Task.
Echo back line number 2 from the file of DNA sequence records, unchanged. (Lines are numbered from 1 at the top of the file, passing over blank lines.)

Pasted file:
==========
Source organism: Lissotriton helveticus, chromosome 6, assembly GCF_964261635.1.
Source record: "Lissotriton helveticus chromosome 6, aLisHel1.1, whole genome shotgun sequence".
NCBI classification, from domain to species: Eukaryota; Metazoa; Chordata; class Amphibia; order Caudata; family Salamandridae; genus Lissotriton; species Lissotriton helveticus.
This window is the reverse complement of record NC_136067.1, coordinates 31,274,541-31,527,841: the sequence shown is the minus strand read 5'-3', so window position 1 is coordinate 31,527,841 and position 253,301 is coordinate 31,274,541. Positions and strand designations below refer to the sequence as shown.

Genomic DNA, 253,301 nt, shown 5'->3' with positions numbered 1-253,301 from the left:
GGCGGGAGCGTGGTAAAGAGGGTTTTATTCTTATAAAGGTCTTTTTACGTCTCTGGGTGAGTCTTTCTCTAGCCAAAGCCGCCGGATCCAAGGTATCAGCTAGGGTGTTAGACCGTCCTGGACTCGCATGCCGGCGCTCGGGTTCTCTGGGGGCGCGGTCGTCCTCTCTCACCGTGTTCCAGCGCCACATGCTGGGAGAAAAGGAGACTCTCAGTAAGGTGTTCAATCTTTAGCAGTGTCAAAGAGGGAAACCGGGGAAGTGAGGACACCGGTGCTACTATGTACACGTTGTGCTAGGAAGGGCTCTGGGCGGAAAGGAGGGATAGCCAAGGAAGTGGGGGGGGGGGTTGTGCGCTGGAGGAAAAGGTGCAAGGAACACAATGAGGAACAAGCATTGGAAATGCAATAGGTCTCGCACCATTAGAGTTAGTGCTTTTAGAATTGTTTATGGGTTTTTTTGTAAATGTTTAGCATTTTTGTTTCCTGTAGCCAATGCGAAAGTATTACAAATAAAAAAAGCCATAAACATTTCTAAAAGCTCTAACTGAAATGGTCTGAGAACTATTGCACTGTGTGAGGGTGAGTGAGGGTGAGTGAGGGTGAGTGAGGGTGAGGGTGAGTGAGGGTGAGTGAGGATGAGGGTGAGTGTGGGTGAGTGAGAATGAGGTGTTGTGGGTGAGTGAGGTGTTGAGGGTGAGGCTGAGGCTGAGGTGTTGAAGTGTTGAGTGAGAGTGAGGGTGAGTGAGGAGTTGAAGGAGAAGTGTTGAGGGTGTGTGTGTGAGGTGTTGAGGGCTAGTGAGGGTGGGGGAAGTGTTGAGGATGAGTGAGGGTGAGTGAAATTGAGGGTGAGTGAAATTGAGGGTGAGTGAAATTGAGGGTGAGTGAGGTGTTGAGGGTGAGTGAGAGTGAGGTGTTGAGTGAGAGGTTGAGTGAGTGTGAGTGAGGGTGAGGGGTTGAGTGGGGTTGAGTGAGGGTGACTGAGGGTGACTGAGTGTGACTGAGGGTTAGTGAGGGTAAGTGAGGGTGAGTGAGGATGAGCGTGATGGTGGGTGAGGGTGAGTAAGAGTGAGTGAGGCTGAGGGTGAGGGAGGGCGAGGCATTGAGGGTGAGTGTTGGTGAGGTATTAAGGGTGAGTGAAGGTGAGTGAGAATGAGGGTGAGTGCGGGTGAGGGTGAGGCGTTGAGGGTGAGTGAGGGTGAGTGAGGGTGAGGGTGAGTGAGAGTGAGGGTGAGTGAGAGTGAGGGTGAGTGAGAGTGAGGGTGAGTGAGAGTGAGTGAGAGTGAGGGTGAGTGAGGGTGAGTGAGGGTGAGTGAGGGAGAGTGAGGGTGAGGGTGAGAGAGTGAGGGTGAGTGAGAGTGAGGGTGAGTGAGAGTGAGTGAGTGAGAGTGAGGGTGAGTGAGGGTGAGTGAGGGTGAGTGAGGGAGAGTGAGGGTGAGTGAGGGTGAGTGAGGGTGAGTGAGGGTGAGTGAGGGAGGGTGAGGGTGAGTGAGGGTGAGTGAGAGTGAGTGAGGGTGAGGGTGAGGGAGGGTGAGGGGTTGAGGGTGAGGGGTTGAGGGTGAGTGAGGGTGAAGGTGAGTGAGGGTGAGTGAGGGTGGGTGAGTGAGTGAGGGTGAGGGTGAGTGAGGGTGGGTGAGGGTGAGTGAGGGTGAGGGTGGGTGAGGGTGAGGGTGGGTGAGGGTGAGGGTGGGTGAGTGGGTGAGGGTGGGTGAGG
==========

Source record: "Lissotriton helveticus chromosome 6, aLisHel1.1, whole genome shotgun sequence".